This putative class action was filed on July 11, 2019 on behalf of a nationwide class and, in the alternative, various state subclasses, alleging that American Honda Motor Co.’s (“Honda”) 2019 and 2020 Acura RDX vehicles are equipped with defective infotainment systems, which frequently freeze or crash, rendering many of the vehicles’ features inoperable. Plaintiffs describe the malfunction as a safety issue because it creates distractions for the driver and can also render safety-related systems, like the backup camera, to fail.
On April 9, 2020, Plaintiffs in this case against filed their motion for class certification. Just before filing its opposition to Plaintiff’s motion for class certification, however, Honda filed a motion to compel arbitration on May 4, 2020, arguing that the arbitration provisions in its purchase and lease agreements bar most of the named Plaintiffs from litigating this matter as a class action in court. In its motion to compel arbitration, Honda identified twenty named Plaintiffs that supposedly have agreements to arbitrate in their purchase and lease agreements.
Plaintiffs filed their opposition to Honda’s motion to compel arbitration on May 18, 2020, arguing that Honda’s motion to compel arbitration fails for two principal reasons: (1) Honda has waived its right to compel arbitration because it has litigated this case for nearly a year and failed to raise this argument in its two previous motions to dismiss; and (2) Honda is not a signatory to the purchase or lease contracts and, accordingly, cannot invoke a contractual right to compel arbitration, as those agreements are between Plaintiffs and their respective Acura Dealers. Interestingly, Honda did include reference the arbitration agreements in its sixth defense to all causes of action in its Answer to Plaintiffs’ Second Amended Complaint, filed on January 31, 2020. In its motion to compel arbitration, Honda argues that it was unaware of the arbitration provisions until it received the purchase and lease agreements through discovery, an argument that Plaintiffs reject as disingenuous, given that Honda had access to these agreements through its wholly-owned subsidiary, American Honda Finance Corp., at all times. Plaintiffs have accused Honda of waiting to file its motion to compel arbitration until Plaintiffs filed their motion for class certification, a tactic which should not be blessed by the court.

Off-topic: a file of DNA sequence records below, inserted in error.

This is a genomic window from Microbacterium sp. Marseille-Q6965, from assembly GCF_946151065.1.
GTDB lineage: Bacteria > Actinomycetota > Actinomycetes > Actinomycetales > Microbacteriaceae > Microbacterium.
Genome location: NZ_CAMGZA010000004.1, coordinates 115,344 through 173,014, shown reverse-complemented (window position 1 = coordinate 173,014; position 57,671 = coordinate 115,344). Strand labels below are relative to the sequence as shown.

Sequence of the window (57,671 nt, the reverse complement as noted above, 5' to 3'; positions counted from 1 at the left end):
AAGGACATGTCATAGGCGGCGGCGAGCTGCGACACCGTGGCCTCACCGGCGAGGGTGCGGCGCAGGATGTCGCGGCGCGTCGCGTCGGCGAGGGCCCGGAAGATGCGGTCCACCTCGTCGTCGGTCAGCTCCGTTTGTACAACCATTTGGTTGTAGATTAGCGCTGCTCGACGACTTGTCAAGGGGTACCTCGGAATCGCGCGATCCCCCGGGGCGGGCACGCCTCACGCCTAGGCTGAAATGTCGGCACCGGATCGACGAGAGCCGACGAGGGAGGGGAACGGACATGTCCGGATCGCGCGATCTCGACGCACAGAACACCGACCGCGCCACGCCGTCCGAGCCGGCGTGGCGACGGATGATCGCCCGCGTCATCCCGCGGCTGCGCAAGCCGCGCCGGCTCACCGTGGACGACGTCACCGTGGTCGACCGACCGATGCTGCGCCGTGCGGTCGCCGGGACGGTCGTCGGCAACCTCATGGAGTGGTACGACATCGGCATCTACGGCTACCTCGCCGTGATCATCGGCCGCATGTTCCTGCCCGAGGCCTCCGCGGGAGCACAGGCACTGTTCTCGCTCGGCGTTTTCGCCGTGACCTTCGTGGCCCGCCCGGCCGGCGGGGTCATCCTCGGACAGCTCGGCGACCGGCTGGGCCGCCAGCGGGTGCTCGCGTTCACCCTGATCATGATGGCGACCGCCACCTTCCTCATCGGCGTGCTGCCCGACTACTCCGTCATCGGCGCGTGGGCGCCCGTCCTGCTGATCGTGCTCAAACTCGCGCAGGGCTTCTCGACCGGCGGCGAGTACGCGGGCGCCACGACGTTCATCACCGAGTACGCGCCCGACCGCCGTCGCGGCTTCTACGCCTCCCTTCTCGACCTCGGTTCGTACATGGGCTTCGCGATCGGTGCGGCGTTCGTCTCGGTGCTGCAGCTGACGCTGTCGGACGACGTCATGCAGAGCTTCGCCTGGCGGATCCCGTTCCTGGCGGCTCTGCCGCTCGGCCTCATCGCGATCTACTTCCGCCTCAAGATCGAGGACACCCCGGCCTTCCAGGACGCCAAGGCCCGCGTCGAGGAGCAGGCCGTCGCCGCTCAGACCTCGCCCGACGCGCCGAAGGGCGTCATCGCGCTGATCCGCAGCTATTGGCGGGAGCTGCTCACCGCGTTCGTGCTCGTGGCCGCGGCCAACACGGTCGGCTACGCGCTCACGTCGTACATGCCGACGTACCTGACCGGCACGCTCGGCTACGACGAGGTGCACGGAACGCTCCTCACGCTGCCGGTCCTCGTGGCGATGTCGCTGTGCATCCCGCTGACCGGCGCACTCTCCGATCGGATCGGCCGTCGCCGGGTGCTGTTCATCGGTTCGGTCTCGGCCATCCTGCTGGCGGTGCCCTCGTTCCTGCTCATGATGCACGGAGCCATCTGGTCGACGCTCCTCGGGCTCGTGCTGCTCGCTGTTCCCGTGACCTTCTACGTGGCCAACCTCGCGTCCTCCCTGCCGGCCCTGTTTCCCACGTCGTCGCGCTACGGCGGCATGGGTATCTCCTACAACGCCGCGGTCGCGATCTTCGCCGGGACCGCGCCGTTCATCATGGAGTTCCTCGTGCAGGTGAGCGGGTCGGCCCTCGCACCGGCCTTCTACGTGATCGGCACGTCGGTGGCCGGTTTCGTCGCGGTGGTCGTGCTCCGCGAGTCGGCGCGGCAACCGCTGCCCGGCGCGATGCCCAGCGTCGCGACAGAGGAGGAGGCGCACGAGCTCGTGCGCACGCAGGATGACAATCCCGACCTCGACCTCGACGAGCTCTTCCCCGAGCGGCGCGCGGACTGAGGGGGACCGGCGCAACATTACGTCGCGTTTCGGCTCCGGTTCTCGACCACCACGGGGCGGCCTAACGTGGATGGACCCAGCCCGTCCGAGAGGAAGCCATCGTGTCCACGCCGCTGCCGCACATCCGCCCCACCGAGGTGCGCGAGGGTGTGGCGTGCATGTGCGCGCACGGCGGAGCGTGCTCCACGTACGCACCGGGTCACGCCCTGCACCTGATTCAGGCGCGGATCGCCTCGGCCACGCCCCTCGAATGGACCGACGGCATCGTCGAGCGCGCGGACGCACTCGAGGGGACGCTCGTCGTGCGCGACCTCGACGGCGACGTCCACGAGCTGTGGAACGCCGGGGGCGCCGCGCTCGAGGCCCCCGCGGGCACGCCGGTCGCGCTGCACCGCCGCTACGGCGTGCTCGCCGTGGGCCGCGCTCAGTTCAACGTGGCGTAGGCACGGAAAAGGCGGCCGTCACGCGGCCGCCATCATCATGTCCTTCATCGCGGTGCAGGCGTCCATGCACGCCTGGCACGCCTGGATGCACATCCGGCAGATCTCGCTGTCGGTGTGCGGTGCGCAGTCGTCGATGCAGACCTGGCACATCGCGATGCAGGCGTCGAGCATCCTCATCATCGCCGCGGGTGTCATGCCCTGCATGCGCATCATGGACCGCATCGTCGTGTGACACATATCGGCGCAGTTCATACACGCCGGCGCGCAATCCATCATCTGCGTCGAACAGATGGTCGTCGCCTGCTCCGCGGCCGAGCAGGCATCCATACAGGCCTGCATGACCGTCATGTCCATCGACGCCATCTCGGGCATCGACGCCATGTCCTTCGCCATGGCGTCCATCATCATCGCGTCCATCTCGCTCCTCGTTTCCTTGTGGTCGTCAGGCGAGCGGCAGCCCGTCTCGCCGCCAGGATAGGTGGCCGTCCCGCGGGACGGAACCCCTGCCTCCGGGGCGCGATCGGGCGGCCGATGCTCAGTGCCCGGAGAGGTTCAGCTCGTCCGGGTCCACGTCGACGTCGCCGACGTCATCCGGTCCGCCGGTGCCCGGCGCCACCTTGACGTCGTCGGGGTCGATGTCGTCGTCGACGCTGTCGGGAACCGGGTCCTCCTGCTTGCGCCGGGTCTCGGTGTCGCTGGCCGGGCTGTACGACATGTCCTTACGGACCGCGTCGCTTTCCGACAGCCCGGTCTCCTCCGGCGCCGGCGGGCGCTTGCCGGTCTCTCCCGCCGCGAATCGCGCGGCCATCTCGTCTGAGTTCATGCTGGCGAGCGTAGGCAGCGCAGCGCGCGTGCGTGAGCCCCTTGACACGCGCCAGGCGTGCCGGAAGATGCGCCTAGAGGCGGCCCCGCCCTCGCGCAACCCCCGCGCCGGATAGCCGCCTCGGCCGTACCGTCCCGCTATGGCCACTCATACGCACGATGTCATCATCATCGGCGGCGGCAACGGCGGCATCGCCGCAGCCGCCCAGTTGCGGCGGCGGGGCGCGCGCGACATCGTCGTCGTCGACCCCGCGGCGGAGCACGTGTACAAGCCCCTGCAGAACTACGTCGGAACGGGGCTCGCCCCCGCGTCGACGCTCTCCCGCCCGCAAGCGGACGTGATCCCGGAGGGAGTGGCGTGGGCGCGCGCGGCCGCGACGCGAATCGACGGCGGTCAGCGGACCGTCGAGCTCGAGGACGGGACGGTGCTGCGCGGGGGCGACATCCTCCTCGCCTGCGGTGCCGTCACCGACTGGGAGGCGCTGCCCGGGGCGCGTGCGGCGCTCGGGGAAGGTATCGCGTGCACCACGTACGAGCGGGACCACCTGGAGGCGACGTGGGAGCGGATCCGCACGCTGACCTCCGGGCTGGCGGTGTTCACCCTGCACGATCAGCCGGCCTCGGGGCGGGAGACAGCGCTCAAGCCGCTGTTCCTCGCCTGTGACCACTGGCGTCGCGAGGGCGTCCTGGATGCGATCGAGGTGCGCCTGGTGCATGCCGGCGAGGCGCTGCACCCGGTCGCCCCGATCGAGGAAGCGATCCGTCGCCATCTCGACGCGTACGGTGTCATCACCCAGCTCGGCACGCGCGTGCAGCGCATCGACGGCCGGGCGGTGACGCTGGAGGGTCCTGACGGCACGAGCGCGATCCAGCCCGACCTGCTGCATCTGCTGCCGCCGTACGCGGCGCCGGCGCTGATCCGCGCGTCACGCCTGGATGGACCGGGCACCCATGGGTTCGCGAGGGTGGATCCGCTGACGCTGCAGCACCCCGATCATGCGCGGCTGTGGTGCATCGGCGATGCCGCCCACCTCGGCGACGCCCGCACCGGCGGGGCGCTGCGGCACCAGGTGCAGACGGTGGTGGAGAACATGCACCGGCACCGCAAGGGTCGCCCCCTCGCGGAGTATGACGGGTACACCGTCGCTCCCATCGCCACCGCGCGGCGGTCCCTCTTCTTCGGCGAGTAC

The motion to compel arbitration is scheduled for hearing on June 8, 2020 before Judge R. Gary Klausner in the United States District Court for the Central District of California.
The legal team at SFMS has significant experience litigating consumer protection class action matters. If you have any questions regarding this subject or this posting, please contact John Roberts (email@example.com) or Alec Berin (firstname.lastname@example.org). We can also be reached toll-free at (866) 540-5505.
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Author: Jaclyn Reinhart